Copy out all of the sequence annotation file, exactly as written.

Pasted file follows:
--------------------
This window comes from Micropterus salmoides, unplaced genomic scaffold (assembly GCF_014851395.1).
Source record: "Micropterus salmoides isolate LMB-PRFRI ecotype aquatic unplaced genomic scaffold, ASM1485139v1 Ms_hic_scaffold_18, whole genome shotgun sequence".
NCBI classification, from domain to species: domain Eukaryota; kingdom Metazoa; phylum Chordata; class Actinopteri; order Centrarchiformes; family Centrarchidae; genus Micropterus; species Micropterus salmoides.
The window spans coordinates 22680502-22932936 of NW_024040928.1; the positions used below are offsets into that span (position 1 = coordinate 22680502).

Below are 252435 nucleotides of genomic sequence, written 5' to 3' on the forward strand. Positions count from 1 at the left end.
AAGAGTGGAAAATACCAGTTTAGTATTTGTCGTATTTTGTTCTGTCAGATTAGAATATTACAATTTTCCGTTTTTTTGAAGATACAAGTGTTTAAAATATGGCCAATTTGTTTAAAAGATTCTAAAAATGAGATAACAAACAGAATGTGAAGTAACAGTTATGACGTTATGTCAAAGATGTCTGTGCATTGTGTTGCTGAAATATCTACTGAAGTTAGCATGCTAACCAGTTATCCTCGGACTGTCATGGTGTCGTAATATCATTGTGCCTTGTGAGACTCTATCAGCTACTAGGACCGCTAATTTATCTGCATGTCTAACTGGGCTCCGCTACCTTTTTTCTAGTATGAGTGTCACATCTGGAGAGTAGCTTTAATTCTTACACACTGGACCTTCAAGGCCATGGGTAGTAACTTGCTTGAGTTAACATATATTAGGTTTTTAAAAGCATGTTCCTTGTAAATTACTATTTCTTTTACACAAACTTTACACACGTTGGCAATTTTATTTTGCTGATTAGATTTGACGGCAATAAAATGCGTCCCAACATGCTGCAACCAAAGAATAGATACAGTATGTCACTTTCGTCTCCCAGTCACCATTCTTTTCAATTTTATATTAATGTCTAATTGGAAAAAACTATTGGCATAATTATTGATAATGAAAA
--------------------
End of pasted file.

This window comes from Micropterus salmoides, unplaced genomic scaffold (assembly GCF_014851395.1).
Source record: "Micropterus salmoides isolate LMB-PRFRI ecotype aquatic unplaced genomic scaffold, ASM1485139v1 Ms_hic_scaffold_18, whole genome shotgun sequence".
NCBI classification, from domain to species: domain Eukaryota; kingdom Metazoa; phylum Chordata; class Actinopteri; order Centrarchiformes; family Centrarchidae; genus Micropterus; species Micropterus salmoides.
The window spans coordinates 22680502-22932936 of NW_024040928.1; the positions used below are offsets into that span (position 1 = coordinate 22680502).

Below are 252435 nucleotides of genomic sequence, written 5' to 3' on the forward strand. Positions count from 1 at the left end.
AAGAGTGGAAAATACCAGTTTAGTATTTGTCGTATTTTGTTCTGTCAGATTAGAATATTACAATTTTCCGTTTTTTTGAAGATACAAGTGTTTAAAATATGGCCAATTTGTTTAAAAGATTCTAAAAATGAGATAACAAACAGAATGTGAAGTAACAGTTATGACGTTATGTCAAAGATGTCTGTGCATTGTGTTGCTGAAATATCTACTGAAGTTAGCATGCTAACCAGTTATCCTCGGACTGTCATGGTGTCGTAATATCATTGTGCCTTGTGAGACTCTATCAGCTACTAGGACCGCTAATTTATCTGCATGTCTAACTGGGCTCCGCTACCTTTTTTCTAGTATGAGTGTCACATCTGGAGAGTAGCTTTAATTCTTACACACTGGACCTTCAAGGCCATGGGTAGTAACTTGCTTGAGTTAACATATATTAGGTTTTTAAAAGCATGTTCCTTGTAAATTACTATTTCTTTTACACAAACTTTACACACGTTGGCAATTTTATTTTGCTGATTAGATTTGACGGCAATAAAATGCGTCCCAACATGCTGCAACCAAAGAATAGATACAGTATGTCACTTTCGTCTCCCAGTCACCATTCTTTTCAATTTTATATTAATGTCTAATTGGAAAAAACTATTGGCATAATTATTGATAATGAAAA